As New Jersey residents require COVID-19 tests by the boatload around the holidays, local companies are delivering the goods in the form of shipping containers.

New life has been breathed into these metal boxes in various ways — as small houses, storage units, food trucks or even hospital wards in South Korea during its battle with the coronavirus — as part of a trend called “cargotecture.” The latest addition to the list of ways shipping containers have been repurposed, pioneered in large part in the Garden State, is as testing sites.

As one example of that, Mobile Health Solutions and some of its local partners have been rolling out 8-by-20-foot testing centers made from materials once used for holding cargo. Real estate firm R.J. Brunelli & Co. partnered in the expansion of these testing centers with Mobile Health Solutions, an affiliate of Red Bank-based Immediate Care Medical.

“We were doing lots of testing in the warmer spring months by setting up tents in parking lots,” he said. “But, as winter came, and as we were looking at testing and helping treat those who might also be coming in with the (seasonal) flu, we came up with the concept of utilizing shipping containers as insulated medical suites.”Sal Cannizzaro, principal of both companies, as well as the founder and CEO of SFC Enterprises Inc., said his company has been involved in testing since the beginning of the pandemic. But the testing approach earlier in the year likely wouldn’t withstand the elements during colder months.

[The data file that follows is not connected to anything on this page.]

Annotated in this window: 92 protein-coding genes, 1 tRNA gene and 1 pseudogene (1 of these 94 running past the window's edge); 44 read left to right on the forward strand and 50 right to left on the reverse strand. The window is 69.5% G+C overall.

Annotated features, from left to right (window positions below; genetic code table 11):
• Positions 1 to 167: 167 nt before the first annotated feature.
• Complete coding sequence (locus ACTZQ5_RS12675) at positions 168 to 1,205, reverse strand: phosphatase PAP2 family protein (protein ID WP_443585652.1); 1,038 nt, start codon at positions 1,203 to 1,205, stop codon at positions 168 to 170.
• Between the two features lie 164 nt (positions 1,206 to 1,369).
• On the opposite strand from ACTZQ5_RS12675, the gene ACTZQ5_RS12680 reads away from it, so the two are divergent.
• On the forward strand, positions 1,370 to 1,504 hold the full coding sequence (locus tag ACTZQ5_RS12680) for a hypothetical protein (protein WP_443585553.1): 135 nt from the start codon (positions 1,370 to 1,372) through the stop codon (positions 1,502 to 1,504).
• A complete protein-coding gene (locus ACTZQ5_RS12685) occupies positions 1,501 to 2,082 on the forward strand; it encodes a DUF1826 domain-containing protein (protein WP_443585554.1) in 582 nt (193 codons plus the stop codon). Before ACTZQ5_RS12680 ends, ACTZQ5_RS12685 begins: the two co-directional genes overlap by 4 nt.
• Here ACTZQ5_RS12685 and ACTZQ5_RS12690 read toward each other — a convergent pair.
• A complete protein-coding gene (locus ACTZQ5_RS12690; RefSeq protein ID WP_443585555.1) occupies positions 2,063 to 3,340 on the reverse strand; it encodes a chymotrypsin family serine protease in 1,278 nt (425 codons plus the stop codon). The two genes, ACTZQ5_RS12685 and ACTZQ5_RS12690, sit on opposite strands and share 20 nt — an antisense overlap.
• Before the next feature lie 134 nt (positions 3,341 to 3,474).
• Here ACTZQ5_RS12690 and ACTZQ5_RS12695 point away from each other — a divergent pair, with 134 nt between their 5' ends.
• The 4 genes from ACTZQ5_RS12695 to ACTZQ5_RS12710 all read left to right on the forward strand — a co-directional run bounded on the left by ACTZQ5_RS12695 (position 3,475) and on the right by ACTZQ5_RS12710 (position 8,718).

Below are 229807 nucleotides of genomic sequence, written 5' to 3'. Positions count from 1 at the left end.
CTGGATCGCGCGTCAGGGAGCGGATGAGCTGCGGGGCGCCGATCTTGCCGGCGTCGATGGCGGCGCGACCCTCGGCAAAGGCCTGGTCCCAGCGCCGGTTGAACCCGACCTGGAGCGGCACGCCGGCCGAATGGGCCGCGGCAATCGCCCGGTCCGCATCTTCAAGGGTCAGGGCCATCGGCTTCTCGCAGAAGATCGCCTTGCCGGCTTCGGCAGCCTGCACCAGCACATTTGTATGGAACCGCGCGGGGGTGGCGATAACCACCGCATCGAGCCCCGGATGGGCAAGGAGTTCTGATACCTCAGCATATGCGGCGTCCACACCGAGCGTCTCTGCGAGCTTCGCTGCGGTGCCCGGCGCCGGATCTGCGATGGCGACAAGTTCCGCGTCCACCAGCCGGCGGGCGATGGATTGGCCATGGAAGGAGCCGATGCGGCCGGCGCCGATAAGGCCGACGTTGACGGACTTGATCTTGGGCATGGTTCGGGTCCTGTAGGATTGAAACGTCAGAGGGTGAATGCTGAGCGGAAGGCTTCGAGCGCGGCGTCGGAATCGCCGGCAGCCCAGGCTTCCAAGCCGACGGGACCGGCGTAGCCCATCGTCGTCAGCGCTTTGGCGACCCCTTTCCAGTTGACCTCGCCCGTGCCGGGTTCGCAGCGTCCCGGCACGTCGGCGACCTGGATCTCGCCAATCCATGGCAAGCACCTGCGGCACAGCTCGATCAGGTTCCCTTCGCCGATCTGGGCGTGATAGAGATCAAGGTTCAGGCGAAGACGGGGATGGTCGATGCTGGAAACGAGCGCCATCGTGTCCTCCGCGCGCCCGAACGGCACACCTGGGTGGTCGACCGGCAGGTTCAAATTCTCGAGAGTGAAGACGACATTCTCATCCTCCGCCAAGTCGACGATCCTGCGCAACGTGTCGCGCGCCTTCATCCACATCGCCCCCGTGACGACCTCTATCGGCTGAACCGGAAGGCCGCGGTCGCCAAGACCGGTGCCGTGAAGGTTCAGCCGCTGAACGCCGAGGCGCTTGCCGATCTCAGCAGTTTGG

Cannizzaro said his company worked with municipalities and landlords throughout central and northern New Jersey to obtain approvals to set up these mobile testing centers in shopping center parking lots. It also went to the office parks of businesses that had hundreds or thousands of employees that needed tests.

Especially around Thanksgiving and leading up to Christmas gatherings, medical professionals were using the former shipping containers to administer hundreds of FDA-approved tests every day, Cannizzaro said.

Although small, the easy-to-fabricate units can fit sometimes four private testing rooms, two medical providers and four other support staff.

“They’re not only very functional, they’re really nicely done on the interior, with high-gloss paneled walls and ceilings,” Cannizzaro said. “They can also be hooked up to generators and electricity depending on the location, which some of the municipalities we’ve worked with have helped with.”

As COVID-19 case counts climb, and so the need for testing facilities that can be quickly deployed continues to be great, a number of firms have gotten involved in designing similar solutions.

Regionally, companies were introducing the idea of popup COVID-19 test sites as early as June. Across the country, there were global architecture firms such as Perkins and Will even conceptualizing the rollout of testing units made from out-of-commission school buses.

See original article here.